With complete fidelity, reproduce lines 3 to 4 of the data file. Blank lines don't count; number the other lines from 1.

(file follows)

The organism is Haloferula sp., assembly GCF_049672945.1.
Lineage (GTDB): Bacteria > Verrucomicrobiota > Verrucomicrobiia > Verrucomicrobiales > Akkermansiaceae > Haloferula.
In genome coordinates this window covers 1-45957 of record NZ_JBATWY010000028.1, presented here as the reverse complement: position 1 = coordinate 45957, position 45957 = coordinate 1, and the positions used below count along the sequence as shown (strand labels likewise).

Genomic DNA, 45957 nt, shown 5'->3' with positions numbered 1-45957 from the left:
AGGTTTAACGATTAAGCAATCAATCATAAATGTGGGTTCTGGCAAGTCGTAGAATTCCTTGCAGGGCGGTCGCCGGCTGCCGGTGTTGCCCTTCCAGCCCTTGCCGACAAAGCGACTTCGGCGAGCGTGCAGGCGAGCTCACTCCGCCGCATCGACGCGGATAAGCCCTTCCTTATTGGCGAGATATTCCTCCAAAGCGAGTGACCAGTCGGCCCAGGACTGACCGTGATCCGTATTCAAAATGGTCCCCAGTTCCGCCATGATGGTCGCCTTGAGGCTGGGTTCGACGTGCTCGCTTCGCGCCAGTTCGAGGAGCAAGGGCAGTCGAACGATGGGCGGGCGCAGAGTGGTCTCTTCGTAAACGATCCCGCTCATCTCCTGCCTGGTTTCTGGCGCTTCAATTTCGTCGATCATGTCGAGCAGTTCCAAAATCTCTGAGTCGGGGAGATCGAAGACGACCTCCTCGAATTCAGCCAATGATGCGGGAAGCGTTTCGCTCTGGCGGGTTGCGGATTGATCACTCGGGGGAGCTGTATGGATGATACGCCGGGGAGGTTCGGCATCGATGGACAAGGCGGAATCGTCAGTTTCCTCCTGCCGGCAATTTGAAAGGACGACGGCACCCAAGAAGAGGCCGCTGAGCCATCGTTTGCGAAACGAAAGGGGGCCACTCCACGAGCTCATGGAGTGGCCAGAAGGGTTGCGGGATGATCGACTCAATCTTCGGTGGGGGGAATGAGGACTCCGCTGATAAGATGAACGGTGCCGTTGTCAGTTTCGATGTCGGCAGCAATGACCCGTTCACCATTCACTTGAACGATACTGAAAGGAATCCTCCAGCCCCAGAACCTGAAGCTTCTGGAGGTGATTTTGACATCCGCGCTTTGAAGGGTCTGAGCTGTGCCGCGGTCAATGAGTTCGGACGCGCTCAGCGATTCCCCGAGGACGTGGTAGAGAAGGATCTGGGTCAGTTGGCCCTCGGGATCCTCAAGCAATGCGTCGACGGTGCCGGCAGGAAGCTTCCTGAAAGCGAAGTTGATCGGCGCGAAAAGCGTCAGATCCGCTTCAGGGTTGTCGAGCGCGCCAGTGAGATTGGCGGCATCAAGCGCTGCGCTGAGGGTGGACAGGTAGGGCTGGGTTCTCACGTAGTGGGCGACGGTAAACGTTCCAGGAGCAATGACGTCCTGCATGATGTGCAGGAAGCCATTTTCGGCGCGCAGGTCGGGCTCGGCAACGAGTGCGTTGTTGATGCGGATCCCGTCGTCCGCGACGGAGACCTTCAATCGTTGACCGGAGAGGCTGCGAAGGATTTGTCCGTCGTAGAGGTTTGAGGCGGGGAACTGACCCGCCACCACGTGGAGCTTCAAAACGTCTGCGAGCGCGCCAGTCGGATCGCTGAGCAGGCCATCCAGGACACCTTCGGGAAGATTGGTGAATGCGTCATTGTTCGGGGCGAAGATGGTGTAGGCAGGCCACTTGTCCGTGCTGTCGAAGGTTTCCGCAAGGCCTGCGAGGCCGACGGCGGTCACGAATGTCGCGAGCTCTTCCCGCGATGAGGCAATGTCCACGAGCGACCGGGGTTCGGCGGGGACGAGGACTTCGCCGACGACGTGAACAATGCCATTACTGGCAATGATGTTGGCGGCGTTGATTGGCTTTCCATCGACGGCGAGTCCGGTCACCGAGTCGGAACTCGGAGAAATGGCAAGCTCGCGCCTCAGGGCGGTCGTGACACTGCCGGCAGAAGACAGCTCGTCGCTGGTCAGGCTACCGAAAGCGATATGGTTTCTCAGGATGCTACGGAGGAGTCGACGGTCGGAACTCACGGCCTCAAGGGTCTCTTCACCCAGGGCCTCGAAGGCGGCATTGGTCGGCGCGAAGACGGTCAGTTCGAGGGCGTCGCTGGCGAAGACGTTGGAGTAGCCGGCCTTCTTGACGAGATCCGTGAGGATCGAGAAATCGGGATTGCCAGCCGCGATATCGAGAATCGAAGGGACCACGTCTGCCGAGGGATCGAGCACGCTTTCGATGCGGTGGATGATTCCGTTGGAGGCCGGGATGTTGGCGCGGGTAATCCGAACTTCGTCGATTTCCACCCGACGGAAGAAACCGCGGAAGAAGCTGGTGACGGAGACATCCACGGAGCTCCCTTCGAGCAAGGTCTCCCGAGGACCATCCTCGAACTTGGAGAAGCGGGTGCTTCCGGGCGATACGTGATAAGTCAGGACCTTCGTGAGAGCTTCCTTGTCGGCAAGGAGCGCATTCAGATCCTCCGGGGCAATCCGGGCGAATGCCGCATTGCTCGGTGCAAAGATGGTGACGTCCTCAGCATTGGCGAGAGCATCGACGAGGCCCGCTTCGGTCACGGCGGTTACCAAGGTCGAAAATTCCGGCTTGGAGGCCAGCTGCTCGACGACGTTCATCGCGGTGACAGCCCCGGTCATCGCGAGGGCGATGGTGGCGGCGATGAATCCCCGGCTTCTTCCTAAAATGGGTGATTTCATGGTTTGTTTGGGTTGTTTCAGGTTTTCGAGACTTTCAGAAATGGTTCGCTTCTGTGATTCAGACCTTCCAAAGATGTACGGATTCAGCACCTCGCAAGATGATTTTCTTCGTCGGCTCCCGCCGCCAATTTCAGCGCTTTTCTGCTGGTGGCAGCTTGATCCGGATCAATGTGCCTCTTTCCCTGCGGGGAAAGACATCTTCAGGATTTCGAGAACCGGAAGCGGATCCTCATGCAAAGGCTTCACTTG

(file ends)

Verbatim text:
In genome coordinates this window covers 1-45957 of record NZ_JBATWY010000028.1, presented here as the reverse complement: position 1 = coordinate 45957, position 45957 = coordinate 1, and the positions used below count along the sequence as shown (strand labels likewise).

Genomic DNA, 45957 nt, shown 5'->3' with positions numbered 1-45957 from the left: